1) Through the welfare system we are guaranteeing minimum incomes to those in-work. If wages are too low, then the cost to the taxpayer is excessive. For example, the median 2 child family with a median single full time wage and a median private sector rent in the South East will get £200 per week in benefits, which is 40% of net income. And this is the median earner! Whilst businesses save on wages, they have to pay taxes to fund these wage subsidies. If there were no in-work benefits, there would be no need for Corporation Tax. We need to rebalance wages and benefits.

2) Low wages where employers don’t have to meet the income expectations of their staff are a recipe for low productivity. Productivity in low wage service sectors is poor and not improving.  The wage subsidies through in-work benefits mean that the incentives for productivity are blunted. If staff cost employers more per hour, employers will more focus on getting more for their money. Whilst in a recession it was tempting to tolerate falling productivity and wages to protect employment, as we grow and want to increase wages it will be disastrous if don’t drive up productivity. Employers paying more is a good thing. It is a route to greater productivity, which is the route to rising wages. 

3) We need more people to work, those who work to work more and all workers to earn more through producing more. The story of of the last decade for low to middle income households is one in which men have brought home less in wages, women have brought in more but not enough to compensate for the men and families have depended on tax credits to balance the books. Lifting the minimum wage won’t be enough on its own. Poorer households will need all adults to work and as many hours as they can. An attractive Minimum Wage can incentivise this.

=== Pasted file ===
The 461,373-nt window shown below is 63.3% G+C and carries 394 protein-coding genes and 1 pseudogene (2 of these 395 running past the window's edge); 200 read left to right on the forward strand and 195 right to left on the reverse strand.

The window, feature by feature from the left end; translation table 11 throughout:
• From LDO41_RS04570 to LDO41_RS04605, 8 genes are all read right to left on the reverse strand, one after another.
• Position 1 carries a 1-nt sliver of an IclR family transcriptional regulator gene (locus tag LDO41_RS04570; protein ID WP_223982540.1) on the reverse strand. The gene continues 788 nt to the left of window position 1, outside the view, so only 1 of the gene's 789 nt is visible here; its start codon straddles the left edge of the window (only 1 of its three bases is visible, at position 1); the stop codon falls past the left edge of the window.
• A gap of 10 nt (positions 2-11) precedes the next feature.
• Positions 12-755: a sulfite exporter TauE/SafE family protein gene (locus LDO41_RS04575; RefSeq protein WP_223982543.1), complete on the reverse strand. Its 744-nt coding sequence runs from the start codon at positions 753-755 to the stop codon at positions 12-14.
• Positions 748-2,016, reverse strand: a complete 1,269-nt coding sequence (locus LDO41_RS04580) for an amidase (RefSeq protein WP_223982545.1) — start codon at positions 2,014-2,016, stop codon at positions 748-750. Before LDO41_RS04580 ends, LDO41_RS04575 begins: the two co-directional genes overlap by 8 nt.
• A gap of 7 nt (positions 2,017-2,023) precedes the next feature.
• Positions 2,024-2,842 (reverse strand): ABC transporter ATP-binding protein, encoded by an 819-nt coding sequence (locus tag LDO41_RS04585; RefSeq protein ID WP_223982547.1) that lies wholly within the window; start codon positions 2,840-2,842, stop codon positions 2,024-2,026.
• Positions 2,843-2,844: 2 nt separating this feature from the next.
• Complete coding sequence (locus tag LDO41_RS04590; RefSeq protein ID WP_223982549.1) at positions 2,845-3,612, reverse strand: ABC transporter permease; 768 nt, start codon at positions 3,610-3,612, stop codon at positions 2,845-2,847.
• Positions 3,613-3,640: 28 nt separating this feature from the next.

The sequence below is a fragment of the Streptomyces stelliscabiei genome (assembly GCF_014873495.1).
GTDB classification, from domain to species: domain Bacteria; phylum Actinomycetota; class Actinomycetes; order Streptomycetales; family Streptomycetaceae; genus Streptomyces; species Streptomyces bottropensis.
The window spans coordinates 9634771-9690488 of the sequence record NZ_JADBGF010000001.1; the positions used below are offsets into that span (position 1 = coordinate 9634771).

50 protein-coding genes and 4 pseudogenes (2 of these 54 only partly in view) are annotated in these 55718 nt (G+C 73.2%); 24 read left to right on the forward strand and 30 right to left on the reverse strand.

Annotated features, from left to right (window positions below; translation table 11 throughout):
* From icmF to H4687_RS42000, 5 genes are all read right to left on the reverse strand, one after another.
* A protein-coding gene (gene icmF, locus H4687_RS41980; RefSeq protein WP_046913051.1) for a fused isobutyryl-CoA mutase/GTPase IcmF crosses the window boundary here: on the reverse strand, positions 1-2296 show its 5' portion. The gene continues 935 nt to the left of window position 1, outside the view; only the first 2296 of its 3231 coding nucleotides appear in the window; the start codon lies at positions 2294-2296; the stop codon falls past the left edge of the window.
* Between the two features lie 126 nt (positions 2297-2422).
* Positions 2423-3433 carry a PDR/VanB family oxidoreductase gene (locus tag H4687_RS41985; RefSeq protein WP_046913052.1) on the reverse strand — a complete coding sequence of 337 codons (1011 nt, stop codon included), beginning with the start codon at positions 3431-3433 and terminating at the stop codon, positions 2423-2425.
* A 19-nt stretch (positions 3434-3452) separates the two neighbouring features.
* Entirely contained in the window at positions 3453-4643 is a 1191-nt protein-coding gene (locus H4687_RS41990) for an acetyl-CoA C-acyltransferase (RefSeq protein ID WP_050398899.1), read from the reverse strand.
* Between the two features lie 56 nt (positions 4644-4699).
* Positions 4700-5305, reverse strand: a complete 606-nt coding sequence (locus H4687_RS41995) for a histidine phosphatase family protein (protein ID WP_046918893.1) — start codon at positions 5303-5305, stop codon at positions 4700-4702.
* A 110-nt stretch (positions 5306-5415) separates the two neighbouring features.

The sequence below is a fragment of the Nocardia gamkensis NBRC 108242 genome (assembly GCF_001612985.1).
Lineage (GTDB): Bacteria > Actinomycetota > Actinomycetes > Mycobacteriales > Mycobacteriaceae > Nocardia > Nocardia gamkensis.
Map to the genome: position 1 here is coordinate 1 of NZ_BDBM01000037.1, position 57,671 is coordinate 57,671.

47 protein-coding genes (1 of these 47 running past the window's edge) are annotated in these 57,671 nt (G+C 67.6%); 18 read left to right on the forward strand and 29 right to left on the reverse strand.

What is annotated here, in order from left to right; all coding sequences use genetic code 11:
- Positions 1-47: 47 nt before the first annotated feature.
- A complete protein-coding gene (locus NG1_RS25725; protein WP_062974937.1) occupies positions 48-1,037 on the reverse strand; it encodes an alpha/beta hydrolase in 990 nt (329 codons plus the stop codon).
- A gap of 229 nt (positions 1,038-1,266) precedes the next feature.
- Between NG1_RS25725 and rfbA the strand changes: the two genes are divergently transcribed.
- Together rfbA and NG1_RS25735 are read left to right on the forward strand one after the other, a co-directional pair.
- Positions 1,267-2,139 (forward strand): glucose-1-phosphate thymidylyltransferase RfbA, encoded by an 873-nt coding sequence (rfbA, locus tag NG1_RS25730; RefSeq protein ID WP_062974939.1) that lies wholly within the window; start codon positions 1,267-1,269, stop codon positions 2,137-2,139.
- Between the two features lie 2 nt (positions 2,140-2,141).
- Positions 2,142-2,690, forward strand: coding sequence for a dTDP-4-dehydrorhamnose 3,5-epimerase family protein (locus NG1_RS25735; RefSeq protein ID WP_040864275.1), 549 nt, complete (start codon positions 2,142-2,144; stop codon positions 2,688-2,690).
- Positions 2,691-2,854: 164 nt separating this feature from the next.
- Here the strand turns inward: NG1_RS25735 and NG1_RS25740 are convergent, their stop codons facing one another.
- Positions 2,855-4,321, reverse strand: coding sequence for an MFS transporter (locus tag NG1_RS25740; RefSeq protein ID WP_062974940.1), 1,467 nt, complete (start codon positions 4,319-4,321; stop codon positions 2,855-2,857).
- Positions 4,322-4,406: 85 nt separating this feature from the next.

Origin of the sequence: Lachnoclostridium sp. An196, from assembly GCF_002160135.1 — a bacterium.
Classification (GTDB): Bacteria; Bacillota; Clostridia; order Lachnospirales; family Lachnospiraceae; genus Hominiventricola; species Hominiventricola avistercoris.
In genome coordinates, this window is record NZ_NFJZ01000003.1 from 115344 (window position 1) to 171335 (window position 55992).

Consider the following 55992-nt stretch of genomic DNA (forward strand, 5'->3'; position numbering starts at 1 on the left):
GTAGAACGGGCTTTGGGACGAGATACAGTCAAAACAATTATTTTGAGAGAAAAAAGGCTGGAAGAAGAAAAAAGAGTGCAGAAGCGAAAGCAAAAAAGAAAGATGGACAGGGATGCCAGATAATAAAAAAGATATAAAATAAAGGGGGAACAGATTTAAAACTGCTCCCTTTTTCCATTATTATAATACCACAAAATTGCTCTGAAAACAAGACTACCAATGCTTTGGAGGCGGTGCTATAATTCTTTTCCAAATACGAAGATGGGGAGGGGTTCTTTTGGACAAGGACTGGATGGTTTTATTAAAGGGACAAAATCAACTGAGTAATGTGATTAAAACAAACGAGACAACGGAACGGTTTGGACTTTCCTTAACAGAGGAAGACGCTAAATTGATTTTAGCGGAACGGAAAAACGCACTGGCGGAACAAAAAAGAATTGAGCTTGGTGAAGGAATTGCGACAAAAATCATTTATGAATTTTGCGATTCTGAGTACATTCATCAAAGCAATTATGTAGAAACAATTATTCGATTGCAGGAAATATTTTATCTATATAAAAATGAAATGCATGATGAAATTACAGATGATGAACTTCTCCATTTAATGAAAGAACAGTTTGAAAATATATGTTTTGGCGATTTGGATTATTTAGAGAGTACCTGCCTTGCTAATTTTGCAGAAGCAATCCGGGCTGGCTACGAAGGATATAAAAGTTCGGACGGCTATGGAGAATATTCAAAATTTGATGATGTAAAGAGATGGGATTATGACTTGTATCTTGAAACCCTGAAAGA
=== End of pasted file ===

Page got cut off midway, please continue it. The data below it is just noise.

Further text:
4) The Coalition Government (and Labour before that) have introduced a wide range of generous (and expensive) schemes to assist the working poor. This includes tax credits, raising the personal allowance for income tax and Universal Credit. Unfortunately, they are, by necessity, far too complicated for most people (almost everybody) to understand, or remember. By contrast, everyone understands what an hourly wage rate means. One of the Conservative’s strongest slogans is “Making Work Pay”. Through Universal Credit, they are working imaginatively to reduce the marginal tax rates for poorer workers. But given the need to incentivise more people to work more, it is vital that not only does work pay, but that is seen to pay by ordinary people. Shifting the balance in poorer people’s income from benefits to wages can make this difference. Utlimately, a tax-free minimum wage would be the easiest thing to explain.